Dr. Ben and Sons Aboard “Tooth Doctor”

As the rest of the guys stumbled out of the salon, wiping sleep from their eyes, Ben III started jigging for bait while the others set the massive rods in the rod holders and set the outriggers. A few minutes later we were rigged and ready with plenty of bait, rods set, and pulling lines. The day was warm for December and the winds were slight and light. Doctor Ben was in his place at the helm and fellow angler Clay Walker was looking aft for any sign of activity. After about 20 minutes of trolling, I relaxed in the fighting chair to enjoy the day when…..it appeared…. that massive hole in the water opening up just behind the boat. A giant fish had just taken the bait and one of the nearby reels started screaming. Stunned, I froze in the chair, having no idea what to do. All I could hear were reels peeling off line and a lot of profanity. I started to get out of the fighting chair and out of the way when someone yelled, “Stay there!” and was shoved back in the seat. The next thing I knew the rod was in the gimbal and I was using all my strength attempting to recover the line the fish had taken. From the flybridge, Dr. Ben shouted a warning not to lose the rod and reel!

Tim Wilson Reeling His Bluefin

After a while of cranking the reel, my hand started to cramp. The only thing I could do was change hands only to have the watchful eye of Dr. Ben catch my desperate tactic and yell out, “Stop double clutching.” When what seemed to be an eternity, we were able to get the fish to the side of the boat, thanks to him backing up to the giant fish, and me “double clutching” to gain line when I could. With the fish beside the boat, it was tagged and safely released. Then and only then did I know that it was a giant Bluefin. Three more Bluefin were caught that day and released on the “Tooth Doctor” before the bait schools swam back out to deep water. I also learned that we were just off Swansboro, NC rather than the Gulfstream. It was definitely a world-class day of fishing. Four giant Bluefin on a single fishing trip!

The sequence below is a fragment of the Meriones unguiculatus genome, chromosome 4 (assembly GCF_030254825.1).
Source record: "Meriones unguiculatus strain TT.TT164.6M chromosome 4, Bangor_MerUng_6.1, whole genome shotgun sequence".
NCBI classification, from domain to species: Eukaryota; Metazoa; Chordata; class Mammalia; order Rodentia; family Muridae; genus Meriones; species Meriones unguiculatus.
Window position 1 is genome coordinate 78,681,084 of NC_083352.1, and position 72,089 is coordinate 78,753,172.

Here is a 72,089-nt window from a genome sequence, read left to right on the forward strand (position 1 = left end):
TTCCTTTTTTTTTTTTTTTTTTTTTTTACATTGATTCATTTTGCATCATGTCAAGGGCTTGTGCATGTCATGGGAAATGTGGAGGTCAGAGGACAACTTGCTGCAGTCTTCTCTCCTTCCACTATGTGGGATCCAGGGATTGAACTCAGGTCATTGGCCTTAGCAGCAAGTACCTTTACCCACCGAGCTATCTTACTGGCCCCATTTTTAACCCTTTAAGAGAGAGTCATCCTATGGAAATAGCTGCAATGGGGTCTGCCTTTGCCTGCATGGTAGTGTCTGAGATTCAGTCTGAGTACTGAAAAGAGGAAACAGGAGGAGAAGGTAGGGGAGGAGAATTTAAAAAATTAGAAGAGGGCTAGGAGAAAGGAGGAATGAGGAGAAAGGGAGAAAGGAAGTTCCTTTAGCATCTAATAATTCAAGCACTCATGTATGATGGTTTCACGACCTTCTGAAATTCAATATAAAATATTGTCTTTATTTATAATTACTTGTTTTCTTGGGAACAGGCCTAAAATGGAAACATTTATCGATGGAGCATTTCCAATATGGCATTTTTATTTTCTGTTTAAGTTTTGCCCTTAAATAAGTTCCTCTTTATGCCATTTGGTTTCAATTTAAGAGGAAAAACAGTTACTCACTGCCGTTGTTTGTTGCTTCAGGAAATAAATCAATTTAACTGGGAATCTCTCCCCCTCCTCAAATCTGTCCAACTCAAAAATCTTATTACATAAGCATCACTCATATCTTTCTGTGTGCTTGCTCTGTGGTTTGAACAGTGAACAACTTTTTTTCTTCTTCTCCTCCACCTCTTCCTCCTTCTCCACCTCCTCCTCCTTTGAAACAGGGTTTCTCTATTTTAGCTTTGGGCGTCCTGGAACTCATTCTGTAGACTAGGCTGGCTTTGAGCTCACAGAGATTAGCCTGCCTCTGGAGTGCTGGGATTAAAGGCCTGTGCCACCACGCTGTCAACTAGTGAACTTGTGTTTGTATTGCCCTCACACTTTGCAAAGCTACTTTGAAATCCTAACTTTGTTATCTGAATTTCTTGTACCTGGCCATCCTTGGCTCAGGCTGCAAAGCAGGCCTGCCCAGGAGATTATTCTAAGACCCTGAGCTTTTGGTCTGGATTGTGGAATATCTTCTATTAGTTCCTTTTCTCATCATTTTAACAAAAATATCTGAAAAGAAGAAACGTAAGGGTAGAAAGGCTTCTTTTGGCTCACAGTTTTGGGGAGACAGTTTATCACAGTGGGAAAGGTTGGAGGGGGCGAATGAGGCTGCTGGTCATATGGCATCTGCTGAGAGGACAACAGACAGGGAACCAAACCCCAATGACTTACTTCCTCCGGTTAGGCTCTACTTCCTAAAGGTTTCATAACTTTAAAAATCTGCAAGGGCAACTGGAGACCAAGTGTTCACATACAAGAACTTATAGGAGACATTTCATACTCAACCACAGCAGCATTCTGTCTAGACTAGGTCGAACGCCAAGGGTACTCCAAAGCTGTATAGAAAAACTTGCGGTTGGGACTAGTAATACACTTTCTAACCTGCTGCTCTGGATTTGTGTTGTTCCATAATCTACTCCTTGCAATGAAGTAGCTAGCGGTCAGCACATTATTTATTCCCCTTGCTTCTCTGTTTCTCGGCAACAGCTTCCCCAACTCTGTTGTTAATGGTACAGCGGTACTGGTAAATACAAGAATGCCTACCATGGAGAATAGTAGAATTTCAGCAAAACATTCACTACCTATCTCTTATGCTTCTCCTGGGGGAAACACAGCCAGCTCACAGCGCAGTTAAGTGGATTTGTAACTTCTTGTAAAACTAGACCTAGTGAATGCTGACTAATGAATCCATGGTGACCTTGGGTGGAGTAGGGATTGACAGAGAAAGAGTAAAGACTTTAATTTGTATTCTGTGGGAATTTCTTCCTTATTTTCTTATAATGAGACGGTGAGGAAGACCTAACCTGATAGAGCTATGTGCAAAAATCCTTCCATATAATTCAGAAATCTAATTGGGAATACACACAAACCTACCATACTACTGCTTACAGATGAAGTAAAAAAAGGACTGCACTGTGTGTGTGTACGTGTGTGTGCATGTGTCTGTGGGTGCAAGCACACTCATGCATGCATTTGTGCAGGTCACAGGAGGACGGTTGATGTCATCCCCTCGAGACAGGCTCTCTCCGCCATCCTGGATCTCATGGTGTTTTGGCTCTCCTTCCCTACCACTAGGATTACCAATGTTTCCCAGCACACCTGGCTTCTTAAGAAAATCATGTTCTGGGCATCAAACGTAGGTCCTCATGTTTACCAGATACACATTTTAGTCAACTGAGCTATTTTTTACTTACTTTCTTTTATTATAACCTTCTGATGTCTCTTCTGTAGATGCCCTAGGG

A picture of that first Bluefin still hangs on the wall of my office today and serves as a wonderful memory of that day. However, the best memory is that I got to spend a day fishing with Dr. Ben Smith and his sons Ben III, Walter, and Sam. The best I can relate it to is a kid being able to play catch with Micky Mantle and the New York Yankees. While I have a great picture of my Tuna, I regret there’s no picture of me and Dr. Ben. In addition to his great fishing exploits, he was always willing to share them with his family, friends, and some guy he barely knew that he came to affectionately call “Double Clutch.” A name I’m proud to carry thanks to the man who gave it to me. He was not only a great father to his sons, but also a great boss to those he employed, making the workplace fun, not just a job.

By the way, when we got back to the dock, I jumped off the boat and fell flat on my face. So much for not doing anything stupid.

Thanks Dr. Ben for my greatest day of fishing. You’re sorely missed.